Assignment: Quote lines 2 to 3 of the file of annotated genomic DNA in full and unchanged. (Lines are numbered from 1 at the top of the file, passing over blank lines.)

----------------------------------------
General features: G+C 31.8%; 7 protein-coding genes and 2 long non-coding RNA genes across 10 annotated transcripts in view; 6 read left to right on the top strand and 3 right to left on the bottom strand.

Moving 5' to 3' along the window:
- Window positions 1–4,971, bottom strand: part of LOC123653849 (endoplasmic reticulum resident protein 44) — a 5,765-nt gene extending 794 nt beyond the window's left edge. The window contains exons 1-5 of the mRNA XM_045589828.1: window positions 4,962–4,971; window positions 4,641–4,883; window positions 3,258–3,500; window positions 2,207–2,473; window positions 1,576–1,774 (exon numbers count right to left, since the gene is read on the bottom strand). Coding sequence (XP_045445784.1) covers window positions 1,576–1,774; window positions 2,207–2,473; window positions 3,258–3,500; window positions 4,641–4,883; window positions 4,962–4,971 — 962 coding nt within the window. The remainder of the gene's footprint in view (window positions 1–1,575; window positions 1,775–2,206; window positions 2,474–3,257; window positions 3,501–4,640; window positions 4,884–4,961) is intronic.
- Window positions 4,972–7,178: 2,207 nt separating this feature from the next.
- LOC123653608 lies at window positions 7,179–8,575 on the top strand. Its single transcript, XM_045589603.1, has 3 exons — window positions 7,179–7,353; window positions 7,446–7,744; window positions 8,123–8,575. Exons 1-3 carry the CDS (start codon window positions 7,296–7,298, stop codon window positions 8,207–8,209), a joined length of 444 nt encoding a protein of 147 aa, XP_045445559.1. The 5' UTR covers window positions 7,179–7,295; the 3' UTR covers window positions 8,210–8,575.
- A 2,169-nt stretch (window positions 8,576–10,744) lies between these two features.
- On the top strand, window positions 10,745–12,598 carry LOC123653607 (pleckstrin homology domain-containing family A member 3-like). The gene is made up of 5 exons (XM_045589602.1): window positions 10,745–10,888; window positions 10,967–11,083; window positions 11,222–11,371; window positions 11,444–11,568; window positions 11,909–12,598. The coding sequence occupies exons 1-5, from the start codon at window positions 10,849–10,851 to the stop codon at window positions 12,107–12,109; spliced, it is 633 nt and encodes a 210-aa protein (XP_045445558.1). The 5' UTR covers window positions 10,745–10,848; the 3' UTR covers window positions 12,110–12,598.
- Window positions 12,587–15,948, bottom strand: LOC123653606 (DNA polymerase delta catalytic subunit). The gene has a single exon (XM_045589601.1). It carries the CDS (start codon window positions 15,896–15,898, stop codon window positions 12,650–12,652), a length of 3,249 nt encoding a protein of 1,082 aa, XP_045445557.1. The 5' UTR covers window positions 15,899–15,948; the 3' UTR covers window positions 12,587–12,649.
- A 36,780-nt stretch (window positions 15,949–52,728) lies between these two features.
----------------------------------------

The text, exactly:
Moving 5' to 3' along the window:
- Window positions 1–4,971, bottom strand: part of LOC123653849 (endoplasmic reticulum resident protein 44) — a 5,765-nt gene extending 794 nt beyond the window's left edge. The window contains exons 1-5 of the mRNA XM_045589828.1: window positions 4,962–4,971; window positions 4,641–4,883; window positions 3,258–3,500; window positions 2,207–2,473; window positions 1,576–1,774 (exon numbers count right to left, since the gene is read on the bottom strand). Coding sequence (XP_045445784.1) covers window positions 1,576–1,774; window positions 2,207–2,473; window positions 3,258–3,500; window positions 4,641–4,883; window positions 4,962–4,971 — 962 coding nt within the window. The remainder of the gene's footprint in view (window positions 1–1,575; window positions 1,775–2,206; window positions 2,474–3,257; window positions 3,501–4,640; window positions 4,884–4,961) is intronic.